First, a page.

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Run multiple shell commands on the same perl script

by Daral (Initiate)
on Oct 30, 2012 at 22:24 UTC ( #1001568=perlquestion: print w/replies, xml ) Need Help??
Daral has asked for the wisdom of the Perl Monks concerning the following question:

Hello, Im trying to run multiple shell commands on the same perl script, Could you please help me to know how. When I run the script below, it only picks the first commands. Thanks for your time and your help. use strict; my $ls =exec ("ls"); my $con = exec("ifconfig");
  • Comment on Run multiple shell commands on the same perl script

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Re: Run multiple shell commands on the same perl script
by 2teez (Priest) on Oct 30, 2012 at 22:42 UTC

    You can do like so:

    use warnings; use strict; for my $cmd(qw(ls ipconfig)){ system("$cmd"); }
    1. Please, check this How do I post a question effectively?

    2. "..When I run the script below, it only picks the first commands.."
    3. Reason and Answer:
      "..The "exec" function executes a system command *and never returns*; use "system" instead of "exec" if you want it to return...."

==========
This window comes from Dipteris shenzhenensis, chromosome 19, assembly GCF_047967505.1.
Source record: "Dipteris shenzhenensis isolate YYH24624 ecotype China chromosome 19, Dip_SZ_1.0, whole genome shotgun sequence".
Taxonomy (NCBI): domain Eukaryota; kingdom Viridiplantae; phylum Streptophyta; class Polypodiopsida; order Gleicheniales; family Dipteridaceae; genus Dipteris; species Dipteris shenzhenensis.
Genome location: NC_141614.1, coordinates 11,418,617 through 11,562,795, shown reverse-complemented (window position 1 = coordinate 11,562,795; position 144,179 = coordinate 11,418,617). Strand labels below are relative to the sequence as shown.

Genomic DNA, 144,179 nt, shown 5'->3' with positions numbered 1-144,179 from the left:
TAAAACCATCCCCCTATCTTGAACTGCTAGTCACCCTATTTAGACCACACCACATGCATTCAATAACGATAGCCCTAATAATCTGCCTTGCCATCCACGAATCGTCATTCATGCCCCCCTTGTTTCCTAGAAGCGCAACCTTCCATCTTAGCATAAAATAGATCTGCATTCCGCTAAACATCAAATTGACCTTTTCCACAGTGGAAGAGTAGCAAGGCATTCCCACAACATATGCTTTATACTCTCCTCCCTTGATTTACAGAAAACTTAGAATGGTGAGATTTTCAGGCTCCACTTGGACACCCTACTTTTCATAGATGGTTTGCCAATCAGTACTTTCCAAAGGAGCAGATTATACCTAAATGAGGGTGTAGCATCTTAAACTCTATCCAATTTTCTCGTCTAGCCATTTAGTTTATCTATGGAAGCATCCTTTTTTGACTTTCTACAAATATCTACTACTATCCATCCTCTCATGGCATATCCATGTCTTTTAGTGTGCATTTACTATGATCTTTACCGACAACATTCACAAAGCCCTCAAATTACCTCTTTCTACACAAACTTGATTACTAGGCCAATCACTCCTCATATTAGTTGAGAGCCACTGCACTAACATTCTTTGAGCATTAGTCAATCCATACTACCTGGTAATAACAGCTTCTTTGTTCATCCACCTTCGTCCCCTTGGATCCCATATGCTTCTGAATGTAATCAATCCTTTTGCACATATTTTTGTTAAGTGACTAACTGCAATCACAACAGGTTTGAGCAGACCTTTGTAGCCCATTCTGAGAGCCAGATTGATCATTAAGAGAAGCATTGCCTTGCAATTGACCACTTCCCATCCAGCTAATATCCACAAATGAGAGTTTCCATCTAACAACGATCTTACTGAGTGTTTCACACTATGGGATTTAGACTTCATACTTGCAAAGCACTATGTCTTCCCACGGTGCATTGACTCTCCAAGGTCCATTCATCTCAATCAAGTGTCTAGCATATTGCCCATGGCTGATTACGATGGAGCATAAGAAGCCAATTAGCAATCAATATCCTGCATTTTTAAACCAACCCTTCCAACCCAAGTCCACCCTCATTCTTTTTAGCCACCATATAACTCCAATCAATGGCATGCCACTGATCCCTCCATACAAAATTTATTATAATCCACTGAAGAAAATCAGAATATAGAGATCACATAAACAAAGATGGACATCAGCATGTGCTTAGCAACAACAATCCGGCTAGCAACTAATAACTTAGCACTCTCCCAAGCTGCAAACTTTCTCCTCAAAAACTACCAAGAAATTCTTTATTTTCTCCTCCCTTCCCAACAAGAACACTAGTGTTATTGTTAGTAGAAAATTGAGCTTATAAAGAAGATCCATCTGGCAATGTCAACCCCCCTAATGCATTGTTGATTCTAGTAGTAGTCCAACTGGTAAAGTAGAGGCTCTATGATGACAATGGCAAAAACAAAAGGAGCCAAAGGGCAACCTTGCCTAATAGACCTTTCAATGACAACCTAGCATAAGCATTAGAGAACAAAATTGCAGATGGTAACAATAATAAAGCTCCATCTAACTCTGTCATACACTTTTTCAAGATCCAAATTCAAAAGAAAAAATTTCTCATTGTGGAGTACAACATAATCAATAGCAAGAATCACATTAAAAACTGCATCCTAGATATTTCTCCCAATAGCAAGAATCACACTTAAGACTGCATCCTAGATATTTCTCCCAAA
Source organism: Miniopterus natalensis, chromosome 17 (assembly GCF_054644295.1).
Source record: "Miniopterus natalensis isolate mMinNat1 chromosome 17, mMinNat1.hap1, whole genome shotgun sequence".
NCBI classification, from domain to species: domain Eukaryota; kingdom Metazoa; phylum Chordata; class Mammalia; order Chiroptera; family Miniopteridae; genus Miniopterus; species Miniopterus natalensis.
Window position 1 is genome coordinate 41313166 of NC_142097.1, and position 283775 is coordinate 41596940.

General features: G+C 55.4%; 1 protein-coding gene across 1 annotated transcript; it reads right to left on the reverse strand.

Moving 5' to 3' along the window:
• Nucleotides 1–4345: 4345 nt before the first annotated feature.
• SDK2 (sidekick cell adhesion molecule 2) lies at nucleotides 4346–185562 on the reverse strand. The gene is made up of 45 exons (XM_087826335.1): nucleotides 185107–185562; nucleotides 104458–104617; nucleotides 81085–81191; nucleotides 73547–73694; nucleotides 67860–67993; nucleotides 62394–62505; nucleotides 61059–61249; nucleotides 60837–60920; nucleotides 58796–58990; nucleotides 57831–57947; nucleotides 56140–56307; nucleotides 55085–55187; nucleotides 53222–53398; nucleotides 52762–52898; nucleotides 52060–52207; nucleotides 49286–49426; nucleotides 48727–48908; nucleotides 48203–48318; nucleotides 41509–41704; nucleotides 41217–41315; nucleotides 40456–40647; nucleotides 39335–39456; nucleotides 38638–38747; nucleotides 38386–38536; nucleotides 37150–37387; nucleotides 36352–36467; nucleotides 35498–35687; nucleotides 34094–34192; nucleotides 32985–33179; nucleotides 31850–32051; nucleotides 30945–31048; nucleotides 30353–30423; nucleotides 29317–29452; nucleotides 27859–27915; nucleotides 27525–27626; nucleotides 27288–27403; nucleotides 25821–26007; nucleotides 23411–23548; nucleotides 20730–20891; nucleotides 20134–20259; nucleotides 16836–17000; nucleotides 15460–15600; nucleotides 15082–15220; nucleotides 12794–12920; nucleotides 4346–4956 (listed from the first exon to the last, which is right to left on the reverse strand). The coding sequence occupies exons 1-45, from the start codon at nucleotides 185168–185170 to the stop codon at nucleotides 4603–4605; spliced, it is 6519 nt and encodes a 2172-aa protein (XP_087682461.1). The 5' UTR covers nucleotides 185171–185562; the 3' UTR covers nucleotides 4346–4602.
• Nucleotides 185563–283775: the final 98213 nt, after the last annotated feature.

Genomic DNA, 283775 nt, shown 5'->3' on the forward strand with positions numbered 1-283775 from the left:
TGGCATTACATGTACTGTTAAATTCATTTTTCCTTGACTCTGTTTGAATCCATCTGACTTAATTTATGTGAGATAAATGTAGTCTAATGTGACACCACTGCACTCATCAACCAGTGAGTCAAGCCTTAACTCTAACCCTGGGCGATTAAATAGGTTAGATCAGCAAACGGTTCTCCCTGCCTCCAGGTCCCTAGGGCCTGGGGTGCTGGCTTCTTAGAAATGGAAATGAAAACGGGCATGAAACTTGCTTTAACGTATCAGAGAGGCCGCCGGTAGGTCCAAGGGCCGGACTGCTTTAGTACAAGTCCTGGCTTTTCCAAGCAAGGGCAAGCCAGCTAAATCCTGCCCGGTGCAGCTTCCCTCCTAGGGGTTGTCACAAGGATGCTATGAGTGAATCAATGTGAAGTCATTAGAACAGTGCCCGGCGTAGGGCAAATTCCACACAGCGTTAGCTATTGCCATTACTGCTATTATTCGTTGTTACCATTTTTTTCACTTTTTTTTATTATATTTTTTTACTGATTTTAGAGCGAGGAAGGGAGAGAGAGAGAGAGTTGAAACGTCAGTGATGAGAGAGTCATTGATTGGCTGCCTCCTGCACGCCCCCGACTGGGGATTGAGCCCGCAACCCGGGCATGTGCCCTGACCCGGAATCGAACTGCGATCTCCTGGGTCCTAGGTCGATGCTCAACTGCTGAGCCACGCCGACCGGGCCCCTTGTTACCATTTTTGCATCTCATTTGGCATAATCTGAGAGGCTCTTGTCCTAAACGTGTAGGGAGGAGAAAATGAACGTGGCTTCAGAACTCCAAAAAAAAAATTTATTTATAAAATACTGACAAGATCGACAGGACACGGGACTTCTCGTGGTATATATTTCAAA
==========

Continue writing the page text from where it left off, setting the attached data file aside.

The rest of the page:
Check also exec and system
    4. I used ipconfig instead of the OP ifconfig because I tested this on window OS.
    Hope this helps.

    If you tell me, I'll forget.
    If you show me, I'll remember.
    if you involve me, I'll understand.
    --- Author unknown to me
Re: Run multiple shell commands on the same perl script
by Athanasius (Chancellor) on Oct 31, 2012 at 02:20 UTC

    Hello Daral, and welcome to the Monastery!

    As 2teez explained, you can use system to run an external command from within a Perl script. But note that system returns the command’s exit status, not its output. If you want to capture the command’s output, use backticks (or the equivalent qx operator):

    #! perl use strict; use warnings; my $ls = `ls`; print "Output from ls:\n\n", $ls, "\n"; my $con = `ipconfig`; print "Output from ipconfig:\n\n", $con, "\n";

    Update: To capture both the output and the exit status, use the CPAN module Capture::Tiny.

    Hope that helps,

    Athanasius <°(((><contra mundum

      $? returns the result code from the last system() call or backtick operation, I believe, so you can both capture output and process result codes.


      #!/bin/perl # first command deliberately generates an error.... print `rubbish`; print "Rubbish Result: $?\n"; # this command should succeed print "ls Output:\n"; print `ls -l`; print "ls Result: $?\n";
      Rubbish Result: -1 ls Output: total 10 -rw-r--r-- 1 Userid Domain Users 1242 Oct 30 10:04 1.txt -rw-r--r-- 1 Userid Domain Users 1531 Oct 30 10:04 2.txt -rwxr-xr-x 1 Userid Domain Users 351 Oct 30 10:48 -rwxr-xr-x 1 Userid Domain Users 108 Oct 31 14:21 ls Result: 0
      Note the first output of $? is -1 (an error), whilst the second is 0 (success)

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